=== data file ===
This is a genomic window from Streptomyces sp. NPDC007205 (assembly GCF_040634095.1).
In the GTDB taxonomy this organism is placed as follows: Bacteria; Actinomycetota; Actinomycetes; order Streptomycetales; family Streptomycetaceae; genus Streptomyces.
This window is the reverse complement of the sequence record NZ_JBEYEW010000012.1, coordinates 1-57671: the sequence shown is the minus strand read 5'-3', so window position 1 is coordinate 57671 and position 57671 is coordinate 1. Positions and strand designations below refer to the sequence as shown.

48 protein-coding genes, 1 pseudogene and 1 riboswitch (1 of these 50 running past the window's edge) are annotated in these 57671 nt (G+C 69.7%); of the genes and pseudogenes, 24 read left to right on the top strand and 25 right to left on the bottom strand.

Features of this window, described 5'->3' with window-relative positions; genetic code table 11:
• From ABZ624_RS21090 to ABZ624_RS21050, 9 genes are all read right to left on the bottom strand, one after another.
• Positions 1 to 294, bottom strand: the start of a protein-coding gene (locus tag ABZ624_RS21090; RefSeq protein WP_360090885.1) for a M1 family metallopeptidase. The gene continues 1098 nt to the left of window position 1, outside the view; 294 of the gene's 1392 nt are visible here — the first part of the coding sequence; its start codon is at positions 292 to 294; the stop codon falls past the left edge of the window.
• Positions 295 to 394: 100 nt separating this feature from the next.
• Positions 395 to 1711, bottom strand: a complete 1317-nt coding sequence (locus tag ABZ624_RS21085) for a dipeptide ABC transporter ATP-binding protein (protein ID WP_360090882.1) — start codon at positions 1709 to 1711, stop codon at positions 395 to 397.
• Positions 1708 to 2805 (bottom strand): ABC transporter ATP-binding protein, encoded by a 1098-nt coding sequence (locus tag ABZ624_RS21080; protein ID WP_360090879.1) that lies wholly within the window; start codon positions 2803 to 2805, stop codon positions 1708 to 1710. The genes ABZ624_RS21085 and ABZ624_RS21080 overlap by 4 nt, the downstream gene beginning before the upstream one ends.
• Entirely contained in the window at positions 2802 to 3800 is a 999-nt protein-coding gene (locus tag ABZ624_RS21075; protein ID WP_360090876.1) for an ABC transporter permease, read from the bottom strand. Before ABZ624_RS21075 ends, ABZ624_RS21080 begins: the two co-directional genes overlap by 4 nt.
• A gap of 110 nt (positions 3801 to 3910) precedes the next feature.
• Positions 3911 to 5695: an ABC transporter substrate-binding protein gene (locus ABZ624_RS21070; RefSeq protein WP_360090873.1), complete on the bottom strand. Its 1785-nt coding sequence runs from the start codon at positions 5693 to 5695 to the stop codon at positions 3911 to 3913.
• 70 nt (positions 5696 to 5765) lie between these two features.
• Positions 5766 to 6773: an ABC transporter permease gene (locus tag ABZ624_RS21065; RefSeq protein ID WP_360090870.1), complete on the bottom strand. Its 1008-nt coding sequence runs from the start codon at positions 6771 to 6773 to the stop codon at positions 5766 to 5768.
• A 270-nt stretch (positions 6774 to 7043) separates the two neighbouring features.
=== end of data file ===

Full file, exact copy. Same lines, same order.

This is a genomic window from Streptomyces sp. NPDC007205 (assembly GCF_040634095.1).
In the GTDB taxonomy this organism is placed as follows: Bacteria; Actinomycetota; Actinomycetes; order Streptomycetales; family Streptomycetaceae; genus Streptomyces.
This window is the reverse complement of the sequence record NZ_JBEYEW010000012.1, coordinates 1-57671: the sequence shown is the minus strand read 5'-3', so window position 1 is coordinate 57671 and position 57671 is coordinate 1. Positions and strand designations below refer to the sequence as shown.

48 protein-coding genes, 1 pseudogene and 1 riboswitch (1 of these 50 running past the window's edge) are annotated in these 57671 nt (G+C 69.7%); of the genes and pseudogenes, 24 read left to right on the top strand and 25 right to left on the bottom strand.

Features of this window, described 5'->3' with window-relative positions; genetic code table 11:
• From ABZ624_RS21090 to ABZ624_RS21050, 9 genes are all read right to left on the bottom strand, one after another.
• Positions 1 to 294, bottom strand: the start of a protein-coding gene (locus tag ABZ624_RS21090; RefSeq protein WP_360090885.1) for a M1 family metallopeptidase. The gene continues 1098 nt to the left of window position 1, outside the view; 294 of the gene's 1392 nt are visible here — the first part of the coding sequence; its start codon is at positions 292 to 294; the stop codon falls past the left edge of the window.
• Positions 295 to 394: 100 nt separating this feature from the next.
• Positions 395 to 1711, bottom strand: a complete 1317-nt coding sequence (locus tag ABZ624_RS21085) for a dipeptide ABC transporter ATP-binding protein (protein ID WP_360090882.1) — start codon at positions 1709 to 1711, stop codon at positions 395 to 397.
• Positions 1708 to 2805 (bottom strand): ABC transporter ATP-binding protein, encoded by a 1098-nt coding sequence (locus tag ABZ624_RS21080; protein ID WP_360090879.1) that lies wholly within the window; start codon positions 2803 to 2805, stop codon positions 1708 to 1710. The genes ABZ624_RS21085 and ABZ624_RS21080 overlap by 4 nt, the downstream gene beginning before the upstream one ends.
• Entirely contained in the window at positions 2802 to 3800 is a 999-nt protein-coding gene (locus tag ABZ624_RS21075; protein ID WP_360090876.1) for an ABC transporter permease, read from the bottom strand. Before ABZ624_RS21075 ends, ABZ624_RS21080 begins: the two co-directional genes overlap by 4 nt.
• A gap of 110 nt (positions 3801 to 3910) precedes the next feature.
• Positions 3911 to 5695: an ABC transporter substrate-binding protein gene (locus ABZ624_RS21070; RefSeq protein WP_360090873.1), complete on the bottom strand. Its 1785-nt coding sequence runs from the start codon at positions 5693 to 5695 to the stop codon at positions 3911 to 3913.
• 70 nt (positions 5696 to 5765) lie between these two features.
• Positions 5766 to 6773: an ABC transporter permease gene (locus tag ABZ624_RS21065; RefSeq protein ID WP_360090870.1), complete on the bottom strand. Its 1008-nt coding sequence runs from the start codon at positions 6771 to 6773 to the stop codon at positions 5766 to 5768.
• A 270-nt stretch (positions 6774 to 7043) separates the two neighbouring features.